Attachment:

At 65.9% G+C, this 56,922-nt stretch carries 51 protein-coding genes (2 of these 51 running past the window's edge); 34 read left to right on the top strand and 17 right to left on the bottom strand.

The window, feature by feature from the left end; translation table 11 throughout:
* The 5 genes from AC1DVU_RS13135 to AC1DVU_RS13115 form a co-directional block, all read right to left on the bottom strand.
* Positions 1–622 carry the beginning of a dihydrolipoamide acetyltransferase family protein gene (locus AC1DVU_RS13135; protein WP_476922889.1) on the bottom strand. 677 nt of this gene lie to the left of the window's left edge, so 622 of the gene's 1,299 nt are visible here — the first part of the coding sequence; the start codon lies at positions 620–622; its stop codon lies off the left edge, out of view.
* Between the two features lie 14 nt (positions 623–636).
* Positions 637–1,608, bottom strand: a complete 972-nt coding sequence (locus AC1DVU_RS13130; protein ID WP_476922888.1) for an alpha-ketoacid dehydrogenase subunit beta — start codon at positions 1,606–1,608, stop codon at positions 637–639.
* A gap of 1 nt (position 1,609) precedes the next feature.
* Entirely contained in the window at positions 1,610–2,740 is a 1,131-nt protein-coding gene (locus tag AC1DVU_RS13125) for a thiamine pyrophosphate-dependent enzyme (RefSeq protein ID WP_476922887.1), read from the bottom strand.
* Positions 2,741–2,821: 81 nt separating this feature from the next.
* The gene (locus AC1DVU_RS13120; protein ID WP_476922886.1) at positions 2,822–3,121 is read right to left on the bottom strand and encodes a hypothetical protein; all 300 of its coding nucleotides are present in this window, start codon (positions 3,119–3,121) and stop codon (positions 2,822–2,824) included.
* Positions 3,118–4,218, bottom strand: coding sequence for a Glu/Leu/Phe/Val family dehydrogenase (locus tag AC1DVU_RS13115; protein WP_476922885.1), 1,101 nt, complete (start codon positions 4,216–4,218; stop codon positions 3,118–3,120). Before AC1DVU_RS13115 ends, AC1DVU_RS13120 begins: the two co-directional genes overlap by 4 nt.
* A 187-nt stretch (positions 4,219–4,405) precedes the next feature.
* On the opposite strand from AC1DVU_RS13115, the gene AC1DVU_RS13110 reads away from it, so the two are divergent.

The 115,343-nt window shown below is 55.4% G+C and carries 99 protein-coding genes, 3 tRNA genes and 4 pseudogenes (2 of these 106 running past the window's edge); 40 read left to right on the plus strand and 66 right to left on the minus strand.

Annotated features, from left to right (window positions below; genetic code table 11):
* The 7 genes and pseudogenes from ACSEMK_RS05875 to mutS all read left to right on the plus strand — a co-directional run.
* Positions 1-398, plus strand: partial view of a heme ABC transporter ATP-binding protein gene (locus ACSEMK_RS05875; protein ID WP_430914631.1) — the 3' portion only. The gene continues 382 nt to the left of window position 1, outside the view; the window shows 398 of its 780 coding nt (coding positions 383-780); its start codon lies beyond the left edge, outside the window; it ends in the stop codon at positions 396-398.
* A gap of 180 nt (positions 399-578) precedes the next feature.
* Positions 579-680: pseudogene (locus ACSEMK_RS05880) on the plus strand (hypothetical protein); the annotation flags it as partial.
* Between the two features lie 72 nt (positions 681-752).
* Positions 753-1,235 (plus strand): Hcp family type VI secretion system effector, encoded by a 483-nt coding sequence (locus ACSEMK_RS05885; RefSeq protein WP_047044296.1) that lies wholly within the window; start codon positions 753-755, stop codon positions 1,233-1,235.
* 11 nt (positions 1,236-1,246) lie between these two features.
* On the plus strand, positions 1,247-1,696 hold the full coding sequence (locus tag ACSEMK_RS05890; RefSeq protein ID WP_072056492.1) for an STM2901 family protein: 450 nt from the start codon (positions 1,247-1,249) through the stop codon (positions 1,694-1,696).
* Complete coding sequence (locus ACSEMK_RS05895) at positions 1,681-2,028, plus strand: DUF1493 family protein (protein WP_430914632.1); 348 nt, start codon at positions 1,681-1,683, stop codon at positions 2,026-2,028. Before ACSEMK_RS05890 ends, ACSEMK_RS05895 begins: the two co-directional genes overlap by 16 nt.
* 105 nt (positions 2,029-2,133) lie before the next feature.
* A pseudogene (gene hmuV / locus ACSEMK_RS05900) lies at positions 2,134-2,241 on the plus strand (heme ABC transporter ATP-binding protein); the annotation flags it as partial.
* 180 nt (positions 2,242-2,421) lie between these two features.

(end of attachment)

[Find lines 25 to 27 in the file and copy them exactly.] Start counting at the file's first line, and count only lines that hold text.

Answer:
* 105 nt (positions 2,029-2,133) lie before the next feature.
* A pseudogene (gene hmuV / locus ACSEMK_RS05900) lies at positions 2,134-2,241 on the plus strand (heme ABC transporter ATP-binding protein); the annotation flags it as partial.
* 180 nt (positions 2,242-2,421) lie between these two features.